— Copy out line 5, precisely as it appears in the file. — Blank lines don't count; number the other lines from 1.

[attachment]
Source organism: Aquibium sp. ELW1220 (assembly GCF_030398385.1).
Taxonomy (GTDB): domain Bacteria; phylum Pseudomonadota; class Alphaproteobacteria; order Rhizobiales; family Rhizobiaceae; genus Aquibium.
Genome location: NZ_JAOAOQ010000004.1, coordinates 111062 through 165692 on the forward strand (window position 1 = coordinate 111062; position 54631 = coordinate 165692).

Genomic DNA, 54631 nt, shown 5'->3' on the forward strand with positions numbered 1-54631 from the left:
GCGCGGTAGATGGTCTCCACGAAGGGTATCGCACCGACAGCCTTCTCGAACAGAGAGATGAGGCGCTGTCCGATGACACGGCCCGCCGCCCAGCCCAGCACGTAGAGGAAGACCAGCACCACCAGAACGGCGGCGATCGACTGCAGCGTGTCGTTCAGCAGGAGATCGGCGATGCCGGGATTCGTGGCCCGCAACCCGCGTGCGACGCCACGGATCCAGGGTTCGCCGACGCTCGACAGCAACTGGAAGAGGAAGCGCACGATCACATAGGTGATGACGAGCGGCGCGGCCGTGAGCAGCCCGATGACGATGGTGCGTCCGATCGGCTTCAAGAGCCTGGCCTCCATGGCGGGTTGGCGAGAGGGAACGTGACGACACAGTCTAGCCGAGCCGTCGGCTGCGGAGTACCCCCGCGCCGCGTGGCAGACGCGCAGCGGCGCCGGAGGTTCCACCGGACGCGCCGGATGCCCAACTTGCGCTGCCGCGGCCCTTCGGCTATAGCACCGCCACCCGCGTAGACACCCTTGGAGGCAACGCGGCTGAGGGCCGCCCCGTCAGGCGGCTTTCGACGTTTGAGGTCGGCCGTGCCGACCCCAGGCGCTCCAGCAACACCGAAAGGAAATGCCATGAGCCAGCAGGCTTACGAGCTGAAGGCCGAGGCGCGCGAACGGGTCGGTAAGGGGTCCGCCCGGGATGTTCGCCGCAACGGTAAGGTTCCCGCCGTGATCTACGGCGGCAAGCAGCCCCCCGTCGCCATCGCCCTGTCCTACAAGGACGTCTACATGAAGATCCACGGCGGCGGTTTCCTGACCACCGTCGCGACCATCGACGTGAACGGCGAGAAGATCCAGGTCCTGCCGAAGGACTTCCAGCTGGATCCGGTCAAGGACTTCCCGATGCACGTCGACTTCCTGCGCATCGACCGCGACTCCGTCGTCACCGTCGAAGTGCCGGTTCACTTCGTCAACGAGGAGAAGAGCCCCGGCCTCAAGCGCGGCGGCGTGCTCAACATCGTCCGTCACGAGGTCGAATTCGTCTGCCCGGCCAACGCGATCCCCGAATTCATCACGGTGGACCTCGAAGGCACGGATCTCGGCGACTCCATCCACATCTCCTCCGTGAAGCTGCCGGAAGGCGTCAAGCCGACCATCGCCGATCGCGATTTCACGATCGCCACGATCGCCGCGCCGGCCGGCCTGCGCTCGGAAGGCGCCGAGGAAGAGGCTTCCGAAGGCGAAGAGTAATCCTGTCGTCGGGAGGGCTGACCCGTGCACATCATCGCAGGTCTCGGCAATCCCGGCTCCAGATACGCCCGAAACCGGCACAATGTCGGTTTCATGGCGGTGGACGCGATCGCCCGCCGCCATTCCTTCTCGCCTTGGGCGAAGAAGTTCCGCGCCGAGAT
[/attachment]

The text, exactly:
GCGCGGTAGATGGTCTCCACGAAGGGTATCGCACCGACAGCCTTCTCGAACAGAGAGATGAGGCGCTGTCCGATGACACGGCCCGCCGCCCAGCCCAGCACGTAGAGGAAGACCAGCACCACCAGAACGGCGGCGATCGACTGCAGCGTGTCGTTCAGCAGGAGATCGGCGATGCCGGGATTCGTGGCCCGCAACCCGCGTGCGACGCCACGGATCCAGGGTTCGCCGACGCTCGACAGCAACTGGAAGAGGAAGCGCACGATCACATAGGTGATGACGAGCGGCGCGGCCGTGAGCAGCCCGATGACGATGGTGCGTCCGATCGGCTTCAAGAGCCTGGCCTCCATGGCGGGTTGGCGAGAGGGAACGTGACGACACAGTCTAGCCGAGCCGTCGGCTGCGGAGTACCCCCGCGCCGCGTGGCAGACGCGCAGCGGCGCCGGAGGTTCCACCGGACGCGCCGGATGCCCAACTTGCGCTGCCGCGGCCCTTCGGCTATAGCACCGCCACCCGCGTAGACACCCTTGGAGGCAACGCGGCTGAGGGCCGCCCCGTCAGGCGGCTTTCGACGTTTGAGGTCGGCCGTGCCGACCCCAGGCGCTCCAGCAACACCGAAAGGAAATGCCATGAGCCAGCAGGCTTACGAGCTGAAGGCCGAGGCGCGCGAACGGGTCGGTAAGGGGTCCGCCCGGGATGTTCGCCGCAACGGTAAGGTTCCCGCCGTGATCTACGGCGGCAAGCAGCCCCCCGTCGCCATCGCCCTGTCCTACAAGGACGTCTACATGAAGATCCACGGCGGCGGTTTCCTGACCACCGTCGCGACCATCGACGTGAACGGCGAGAAGATCCAGGTCCTGCCGAAGGACTTCCAGCTGGATCCGGTCAAGGACTTCCCGATGCACGTCGACTTCCTGCGCATCGACCGCGACTCCGTCGTCACCGTCGAAGTGCCGGTTCACTTCGTCAACGAGGAGAAGAGCCCCGGCCTCAAGCGCGGCGGCGTGCTCAACATCGTCCGTCACGAGGTCGAATTCGTCTGCCCGGCCAACGCGATCCCCGAATTCATCACGGTGGACCTCGAAGGCACGGATCTCGGCGACTCCATCCACATCTCCTCCGTGAAGCTGCCGGAAGGCGTCAAGCCGACCATCGCCGATCGCGATTTCACGATCGCCACGATCGCCGCGCCGGCCGGCCTGCGCTCGGAAGGCGCCGAGGAAGAGGCTTCCGAAGGCGAAGAGTAATCCTGTCGTCGGGAGGGCTGACCCGTGCACATCATCGCAGGTCTCGGCAATCCCGGCTCCAGATACGCCCGAAACCGGCACAATGTCGGTTTCATGGCGGTGGACGCGATCGCCCGCCGCCATTCCTTCTCGCCTTGGGCGAAGAAGTTCCGCGCCGAGAT